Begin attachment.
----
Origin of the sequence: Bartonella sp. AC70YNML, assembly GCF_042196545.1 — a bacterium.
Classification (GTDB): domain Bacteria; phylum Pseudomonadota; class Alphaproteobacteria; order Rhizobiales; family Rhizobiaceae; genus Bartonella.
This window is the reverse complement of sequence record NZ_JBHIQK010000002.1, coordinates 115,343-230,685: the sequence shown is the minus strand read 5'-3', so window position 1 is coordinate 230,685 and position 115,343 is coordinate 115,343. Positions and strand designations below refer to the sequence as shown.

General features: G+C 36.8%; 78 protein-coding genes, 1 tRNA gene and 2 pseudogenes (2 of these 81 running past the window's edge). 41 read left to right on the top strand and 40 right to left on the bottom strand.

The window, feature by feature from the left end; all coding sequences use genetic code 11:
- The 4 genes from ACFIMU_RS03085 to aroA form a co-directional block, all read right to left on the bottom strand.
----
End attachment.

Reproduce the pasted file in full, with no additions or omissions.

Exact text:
Origin of the sequence: Bartonella sp. AC70YNML, assembly GCF_042196545.1 — a bacterium.
Classification (GTDB): domain Bacteria; phylum Pseudomonadota; class Alphaproteobacteria; order Rhizobiales; family Rhizobiaceae; genus Bartonella.
This window is the reverse complement of sequence record NZ_JBHIQK010000002.1, coordinates 115,343-230,685: the sequence shown is the minus strand read 5'-3', so window position 1 is coordinate 230,685 and position 115,343 is coordinate 115,343. Positions and strand designations below refer to the sequence as shown.

General features: G+C 36.8%; 78 protein-coding genes, 1 tRNA gene and 2 pseudogenes (2 of these 81 running past the window's edge). 41 read left to right on the top strand and 40 right to left on the bottom strand.

The window, feature by feature from the left end; all coding sequences use genetic code 11:
- The 4 genes from ACFIMU_RS03085 to aroA form a co-directional block, all read right to left on the bottom strand.